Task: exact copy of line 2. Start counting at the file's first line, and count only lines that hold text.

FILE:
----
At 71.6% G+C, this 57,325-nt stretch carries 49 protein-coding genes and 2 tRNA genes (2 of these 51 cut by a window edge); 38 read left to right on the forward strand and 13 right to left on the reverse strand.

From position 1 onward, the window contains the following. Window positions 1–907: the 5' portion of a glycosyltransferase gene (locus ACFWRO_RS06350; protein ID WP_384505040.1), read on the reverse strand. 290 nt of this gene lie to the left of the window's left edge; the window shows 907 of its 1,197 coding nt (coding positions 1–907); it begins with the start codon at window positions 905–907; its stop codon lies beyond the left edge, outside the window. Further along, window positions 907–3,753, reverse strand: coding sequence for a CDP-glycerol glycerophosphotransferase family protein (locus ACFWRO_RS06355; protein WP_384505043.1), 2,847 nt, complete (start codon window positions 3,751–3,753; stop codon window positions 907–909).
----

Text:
From position 1 onward, the window contains the following. Window positions 1–907: the 5' portion of a glycosyltransferase gene (locus ACFWRO_RS06350; protein ID WP_384505040.1), read on the reverse strand. 290 nt of this gene lie to the left of the window's left edge; the window shows 907 of its 1,197 coding nt (coding positions 1–907); it begins with the start codon at window positions 905–907; its stop codon lies beyond the left edge, outside the window. Further along, window positions 907–3,753, reverse strand: coding sequence for a CDP-glycerol glycerophosphotransferase family protein (locus ACFWRO_RS06355; protein WP_384505043.1), 2,847 nt, complete (start codon window positions 3,751–3,753; stop codon window positions 907–909).